Physics 780.20 "Computational Physics"
Winter, 2012

General Information about 780.20 Computational Physics

Course title:
Computational Physics
Main References:
There is no required text but there will be readings for each class session from handouts passed out in class and background notes posted online. We'll supplement these with readings from:
Other References:
The prerequisites are simply physics at least through the undergraduate 26x series (although some have successfully taken the course concurrently with 262!). It will be useful but not necessary to have some experience with one or more of Mathematica, MATLAB, Python, C, fortran, or C++. The teaching strategy is to give you computer programs and have you run and then modify (or debug) them as you follow along through worksheets. Email or visit Prof. Furnstahl if you're concerned about your preparation (e.g., if you have no experience at all).
We'll start with an overview based on the first part of the Hjorth-Jensen lecture notes and then cover selections from the rest of the notes plus topics based on the instructors' latest prejudices and class interest (the latter to be determined!). In most cases the discussion will be framed by a physics topic such as nonlinear oscillations (e.g., chaos). We'll be using programs written in C++ and Python and occasionally Matlab or Mathematica as we go along. Some topics we will cover along the way:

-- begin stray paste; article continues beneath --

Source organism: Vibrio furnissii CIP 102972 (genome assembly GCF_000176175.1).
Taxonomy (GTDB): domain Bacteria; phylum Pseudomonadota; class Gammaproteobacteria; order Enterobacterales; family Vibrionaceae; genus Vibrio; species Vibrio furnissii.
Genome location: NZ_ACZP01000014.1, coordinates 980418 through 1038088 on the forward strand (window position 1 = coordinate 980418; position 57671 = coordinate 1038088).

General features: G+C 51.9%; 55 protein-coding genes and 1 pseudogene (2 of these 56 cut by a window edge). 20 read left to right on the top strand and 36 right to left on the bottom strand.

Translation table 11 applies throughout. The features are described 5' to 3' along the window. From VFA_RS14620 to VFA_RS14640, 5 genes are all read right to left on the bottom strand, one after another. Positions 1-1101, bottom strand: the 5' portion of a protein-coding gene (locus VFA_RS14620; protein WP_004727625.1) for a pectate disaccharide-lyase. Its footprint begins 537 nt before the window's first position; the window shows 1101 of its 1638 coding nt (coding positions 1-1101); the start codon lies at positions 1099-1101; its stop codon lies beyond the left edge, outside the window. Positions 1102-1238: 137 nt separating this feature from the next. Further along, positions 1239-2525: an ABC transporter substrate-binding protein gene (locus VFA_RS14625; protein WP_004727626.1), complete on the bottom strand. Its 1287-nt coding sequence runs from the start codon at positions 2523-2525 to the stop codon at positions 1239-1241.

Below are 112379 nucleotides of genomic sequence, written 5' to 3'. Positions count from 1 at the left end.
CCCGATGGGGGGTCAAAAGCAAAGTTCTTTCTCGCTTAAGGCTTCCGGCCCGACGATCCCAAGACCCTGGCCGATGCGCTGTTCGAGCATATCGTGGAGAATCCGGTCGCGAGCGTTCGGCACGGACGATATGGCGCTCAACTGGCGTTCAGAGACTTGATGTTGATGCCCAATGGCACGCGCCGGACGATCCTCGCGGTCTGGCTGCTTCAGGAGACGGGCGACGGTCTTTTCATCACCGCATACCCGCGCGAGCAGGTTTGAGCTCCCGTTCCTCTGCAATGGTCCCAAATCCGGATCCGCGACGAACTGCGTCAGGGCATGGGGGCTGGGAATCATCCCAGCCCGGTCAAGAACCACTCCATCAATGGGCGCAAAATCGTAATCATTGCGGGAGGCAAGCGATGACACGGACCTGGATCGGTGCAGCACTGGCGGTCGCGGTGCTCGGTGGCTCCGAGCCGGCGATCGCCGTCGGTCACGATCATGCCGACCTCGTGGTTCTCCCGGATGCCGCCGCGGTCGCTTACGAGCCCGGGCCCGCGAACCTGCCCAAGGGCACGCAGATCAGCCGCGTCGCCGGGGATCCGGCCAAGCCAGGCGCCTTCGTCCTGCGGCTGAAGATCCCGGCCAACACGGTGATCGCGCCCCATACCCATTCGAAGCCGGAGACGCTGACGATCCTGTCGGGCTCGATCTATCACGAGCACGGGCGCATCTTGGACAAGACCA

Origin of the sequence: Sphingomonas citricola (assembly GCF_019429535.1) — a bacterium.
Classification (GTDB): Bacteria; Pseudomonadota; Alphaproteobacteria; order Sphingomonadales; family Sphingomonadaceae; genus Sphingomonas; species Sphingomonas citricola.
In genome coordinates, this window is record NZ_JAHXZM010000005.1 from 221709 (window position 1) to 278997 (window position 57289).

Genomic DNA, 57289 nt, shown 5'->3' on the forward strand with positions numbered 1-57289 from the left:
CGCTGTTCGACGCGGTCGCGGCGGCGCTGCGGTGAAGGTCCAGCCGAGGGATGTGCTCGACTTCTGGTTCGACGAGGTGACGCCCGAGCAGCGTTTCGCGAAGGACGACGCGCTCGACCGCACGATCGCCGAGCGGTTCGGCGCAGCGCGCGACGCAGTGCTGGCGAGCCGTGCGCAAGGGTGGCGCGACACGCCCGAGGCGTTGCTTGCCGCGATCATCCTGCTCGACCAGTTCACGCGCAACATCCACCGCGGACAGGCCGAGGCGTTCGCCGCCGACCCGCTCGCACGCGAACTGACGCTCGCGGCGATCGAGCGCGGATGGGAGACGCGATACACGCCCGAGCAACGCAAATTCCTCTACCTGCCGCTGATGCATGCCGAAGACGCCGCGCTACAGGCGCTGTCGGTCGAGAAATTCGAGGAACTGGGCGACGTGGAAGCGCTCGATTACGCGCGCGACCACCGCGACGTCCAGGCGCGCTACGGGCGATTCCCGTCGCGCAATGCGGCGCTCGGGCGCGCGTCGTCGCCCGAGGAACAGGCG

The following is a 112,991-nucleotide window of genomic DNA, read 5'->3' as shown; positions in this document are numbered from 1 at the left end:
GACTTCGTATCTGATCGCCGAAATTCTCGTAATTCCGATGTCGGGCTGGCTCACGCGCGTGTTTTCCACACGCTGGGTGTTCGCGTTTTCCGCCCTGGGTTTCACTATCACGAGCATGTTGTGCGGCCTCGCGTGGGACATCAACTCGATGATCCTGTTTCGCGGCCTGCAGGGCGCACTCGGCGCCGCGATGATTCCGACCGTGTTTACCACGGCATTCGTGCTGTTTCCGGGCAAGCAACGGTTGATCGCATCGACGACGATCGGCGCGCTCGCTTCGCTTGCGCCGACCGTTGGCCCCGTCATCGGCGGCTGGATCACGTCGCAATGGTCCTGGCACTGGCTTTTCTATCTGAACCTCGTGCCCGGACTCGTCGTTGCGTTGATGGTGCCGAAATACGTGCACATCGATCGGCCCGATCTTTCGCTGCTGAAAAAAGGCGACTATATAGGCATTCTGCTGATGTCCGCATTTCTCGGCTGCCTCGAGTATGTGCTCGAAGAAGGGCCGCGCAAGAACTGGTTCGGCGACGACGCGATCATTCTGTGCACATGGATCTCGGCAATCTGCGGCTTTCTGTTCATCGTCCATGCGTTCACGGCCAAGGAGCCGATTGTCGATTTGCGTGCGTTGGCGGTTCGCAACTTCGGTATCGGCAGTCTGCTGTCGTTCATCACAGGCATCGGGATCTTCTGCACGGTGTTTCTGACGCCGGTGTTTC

Computing Environment:
The general idea is to use basic and portable tools. The homepage will have details about setting these up on your personal computer.
Prof. Richard Furnstahl
office: M2048 PRB
email: or
phone: 292-4830 (office) or 847-4026 (home)
1094 Consultant:
Chris Orban
office: 4124 PRB
phone: 292-2086 (office)
Computer Consultant:
Terry Bradley
office: 1199 PRB
phone: 292-8598 (PRB office) or 292-4269 (Stillman Hall)
Class meets MW from 11:30am to 1:30pm in Smith 1094. Each period will primarily be a hands-on lab session (after a short lecture/question part).
Office Hours:
By appointment (asking in class is easiest) and Fridays
[to be announced] (Furnstahl)
[to be announced] (Orban)
In-class worksheets [30%]
Assigned homework ("handed in" via Mercurial) [40%]
Project [30%]
Web Pages:
This info:
Course home page:

Your comments and suggestions are appreciated.
[OSU Physics] [Math and Physical Sciences] [Ohio State University]
Physics 780.20 Computational Physics Information.
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